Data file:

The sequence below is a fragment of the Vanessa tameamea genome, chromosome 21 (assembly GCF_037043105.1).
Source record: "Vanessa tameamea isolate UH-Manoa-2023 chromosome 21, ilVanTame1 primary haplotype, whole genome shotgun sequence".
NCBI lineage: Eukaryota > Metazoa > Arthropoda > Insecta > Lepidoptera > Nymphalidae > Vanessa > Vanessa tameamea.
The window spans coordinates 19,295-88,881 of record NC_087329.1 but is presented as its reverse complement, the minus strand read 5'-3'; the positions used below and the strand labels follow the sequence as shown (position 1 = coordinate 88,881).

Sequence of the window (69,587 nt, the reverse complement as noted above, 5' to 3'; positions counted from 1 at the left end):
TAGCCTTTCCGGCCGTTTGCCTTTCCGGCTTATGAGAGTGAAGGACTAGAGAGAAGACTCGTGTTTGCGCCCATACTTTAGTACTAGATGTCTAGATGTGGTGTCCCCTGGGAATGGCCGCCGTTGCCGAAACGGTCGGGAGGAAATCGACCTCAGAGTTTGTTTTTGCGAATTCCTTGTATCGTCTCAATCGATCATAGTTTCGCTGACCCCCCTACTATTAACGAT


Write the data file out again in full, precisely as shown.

The sequence below is a fragment of the Vanessa tameamea genome, chromosome 21 (assembly GCF_037043105.1).
Source record: "Vanessa tameamea isolate UH-Manoa-2023 chromosome 21, ilVanTame1 primary haplotype, whole genome shotgun sequence".
NCBI lineage: Eukaryota > Metazoa > Arthropoda > Insecta > Lepidoptera > Nymphalidae > Vanessa > Vanessa tameamea.
The window spans coordinates 19,295-88,881 of record NC_087329.1 but is presented as its reverse complement, the minus strand read 5'-3'; the positions used below and the strand labels follow the sequence as shown (position 1 = coordinate 88,881).

Sequence of the window (69,587 nt, the reverse complement as noted above, 5' to 3'; positions counted from 1 at the left end):
TAGCCTTTCCGGCCGTTTGCCTTTCCGGCTTATGAGAGTGAAGGACTAGAGAGAAGACTCGTGTTTGCGCCCATACTTTAGTACTAGATGTCTAGATGTGGTGTCCCCTGGGAATGGCCGCCGTTGCCGAAACGGTCGGGAGGAAATCGACCTCAGAGTTTGTTTTTGCGAATTCCTTGTATCGTCTCAATCGATCATAGTTTCGCTGACCCCCCTACTATTAACGAT